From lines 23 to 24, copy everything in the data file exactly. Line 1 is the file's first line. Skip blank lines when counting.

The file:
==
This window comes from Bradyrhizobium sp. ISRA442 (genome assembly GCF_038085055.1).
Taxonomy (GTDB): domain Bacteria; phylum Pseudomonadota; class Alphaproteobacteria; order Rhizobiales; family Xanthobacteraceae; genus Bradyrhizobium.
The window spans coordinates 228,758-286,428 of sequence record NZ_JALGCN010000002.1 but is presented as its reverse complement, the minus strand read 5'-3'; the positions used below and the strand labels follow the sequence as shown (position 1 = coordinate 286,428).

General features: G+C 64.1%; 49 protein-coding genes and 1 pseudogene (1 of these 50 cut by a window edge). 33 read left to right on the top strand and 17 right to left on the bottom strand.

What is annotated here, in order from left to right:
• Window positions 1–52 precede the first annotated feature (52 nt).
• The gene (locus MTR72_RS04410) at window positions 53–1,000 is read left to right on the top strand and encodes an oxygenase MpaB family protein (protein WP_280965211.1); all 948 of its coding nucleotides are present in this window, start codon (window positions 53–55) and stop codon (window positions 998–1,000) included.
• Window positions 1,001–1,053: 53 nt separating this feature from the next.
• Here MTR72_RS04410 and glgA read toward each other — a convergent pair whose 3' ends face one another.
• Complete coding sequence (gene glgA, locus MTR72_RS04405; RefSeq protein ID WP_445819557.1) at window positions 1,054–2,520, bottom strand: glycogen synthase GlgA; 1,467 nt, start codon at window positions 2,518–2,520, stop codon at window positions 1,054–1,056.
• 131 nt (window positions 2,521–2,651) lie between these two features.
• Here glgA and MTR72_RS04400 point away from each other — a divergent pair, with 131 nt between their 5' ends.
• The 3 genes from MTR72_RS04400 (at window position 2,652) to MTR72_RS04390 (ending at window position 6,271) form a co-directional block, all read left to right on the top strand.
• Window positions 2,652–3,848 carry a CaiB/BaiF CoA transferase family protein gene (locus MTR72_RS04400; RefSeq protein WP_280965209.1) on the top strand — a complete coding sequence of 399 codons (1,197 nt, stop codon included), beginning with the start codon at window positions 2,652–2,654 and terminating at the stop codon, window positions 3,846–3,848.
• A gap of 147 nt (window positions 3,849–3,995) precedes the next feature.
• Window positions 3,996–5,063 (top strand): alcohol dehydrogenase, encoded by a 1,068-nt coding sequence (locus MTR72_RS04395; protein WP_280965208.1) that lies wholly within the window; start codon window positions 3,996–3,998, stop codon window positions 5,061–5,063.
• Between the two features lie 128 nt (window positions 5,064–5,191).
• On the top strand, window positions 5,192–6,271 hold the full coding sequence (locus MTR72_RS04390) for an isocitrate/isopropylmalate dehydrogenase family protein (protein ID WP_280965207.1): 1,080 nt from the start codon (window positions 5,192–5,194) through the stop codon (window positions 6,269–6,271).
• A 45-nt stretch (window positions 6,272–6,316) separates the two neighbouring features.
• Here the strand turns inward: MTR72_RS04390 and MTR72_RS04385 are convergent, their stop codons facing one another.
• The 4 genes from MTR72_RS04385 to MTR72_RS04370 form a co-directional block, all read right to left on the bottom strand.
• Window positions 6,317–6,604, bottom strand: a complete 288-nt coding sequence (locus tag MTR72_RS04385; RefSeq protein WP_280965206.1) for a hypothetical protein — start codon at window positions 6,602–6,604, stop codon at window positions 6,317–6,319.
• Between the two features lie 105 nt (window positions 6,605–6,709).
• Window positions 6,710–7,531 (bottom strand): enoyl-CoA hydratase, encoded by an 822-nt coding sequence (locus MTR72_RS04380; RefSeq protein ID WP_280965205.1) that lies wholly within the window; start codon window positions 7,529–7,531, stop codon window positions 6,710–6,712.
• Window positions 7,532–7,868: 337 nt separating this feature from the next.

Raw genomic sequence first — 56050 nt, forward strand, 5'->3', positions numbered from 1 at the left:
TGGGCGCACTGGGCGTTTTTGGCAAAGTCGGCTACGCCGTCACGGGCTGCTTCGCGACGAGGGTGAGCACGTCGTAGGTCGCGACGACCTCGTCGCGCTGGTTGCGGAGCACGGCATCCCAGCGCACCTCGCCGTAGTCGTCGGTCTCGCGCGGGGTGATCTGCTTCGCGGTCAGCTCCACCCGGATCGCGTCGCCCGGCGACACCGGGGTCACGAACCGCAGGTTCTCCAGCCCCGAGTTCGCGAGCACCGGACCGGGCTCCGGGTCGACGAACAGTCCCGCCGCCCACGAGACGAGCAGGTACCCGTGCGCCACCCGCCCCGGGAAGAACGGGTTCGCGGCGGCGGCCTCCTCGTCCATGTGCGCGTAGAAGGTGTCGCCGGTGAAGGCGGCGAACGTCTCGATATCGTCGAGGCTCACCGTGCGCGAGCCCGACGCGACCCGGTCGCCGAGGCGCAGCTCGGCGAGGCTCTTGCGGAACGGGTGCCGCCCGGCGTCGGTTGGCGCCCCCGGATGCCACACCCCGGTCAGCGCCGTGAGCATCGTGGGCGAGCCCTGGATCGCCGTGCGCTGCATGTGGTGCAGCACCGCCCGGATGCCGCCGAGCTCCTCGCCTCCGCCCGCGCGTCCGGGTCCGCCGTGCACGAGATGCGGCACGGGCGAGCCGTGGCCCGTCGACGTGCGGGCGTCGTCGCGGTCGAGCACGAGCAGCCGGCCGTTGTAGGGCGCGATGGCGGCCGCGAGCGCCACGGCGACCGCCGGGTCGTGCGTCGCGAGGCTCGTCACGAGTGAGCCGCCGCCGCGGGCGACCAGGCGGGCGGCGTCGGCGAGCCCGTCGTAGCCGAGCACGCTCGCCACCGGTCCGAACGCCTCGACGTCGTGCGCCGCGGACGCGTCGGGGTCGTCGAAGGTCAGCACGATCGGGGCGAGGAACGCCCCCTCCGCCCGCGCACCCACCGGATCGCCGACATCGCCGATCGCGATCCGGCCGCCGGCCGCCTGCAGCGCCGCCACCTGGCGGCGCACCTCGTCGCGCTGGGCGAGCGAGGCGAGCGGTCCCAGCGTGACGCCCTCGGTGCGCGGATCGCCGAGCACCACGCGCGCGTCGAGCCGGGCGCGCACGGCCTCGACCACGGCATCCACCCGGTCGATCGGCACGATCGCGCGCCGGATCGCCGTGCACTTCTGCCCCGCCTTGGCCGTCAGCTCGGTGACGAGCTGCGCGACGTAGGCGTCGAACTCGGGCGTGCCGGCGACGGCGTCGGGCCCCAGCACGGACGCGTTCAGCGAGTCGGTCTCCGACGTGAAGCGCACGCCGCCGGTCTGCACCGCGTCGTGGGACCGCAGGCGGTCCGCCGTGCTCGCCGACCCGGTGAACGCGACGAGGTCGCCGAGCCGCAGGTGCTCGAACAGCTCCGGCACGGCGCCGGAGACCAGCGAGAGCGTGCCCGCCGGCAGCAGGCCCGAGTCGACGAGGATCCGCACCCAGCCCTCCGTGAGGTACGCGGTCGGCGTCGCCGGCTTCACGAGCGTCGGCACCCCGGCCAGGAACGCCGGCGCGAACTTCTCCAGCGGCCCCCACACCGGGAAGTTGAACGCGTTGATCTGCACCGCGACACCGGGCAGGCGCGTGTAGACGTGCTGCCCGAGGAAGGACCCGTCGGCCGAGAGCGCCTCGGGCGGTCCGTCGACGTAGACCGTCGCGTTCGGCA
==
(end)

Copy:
• Between the two features lie 105 nt (window positions 6,605–6,709).
• Window positions 6,710–7,531 (bottom strand): enoyl-CoA hydratase, encoded by an 822-nt coding sequence (locus MTR72_RS04380; RefSeq protein ID WP_280965205.1) that lies wholly within the window; start codon window positions 7,529–7,531, stop codon window positions 6,710–6,712.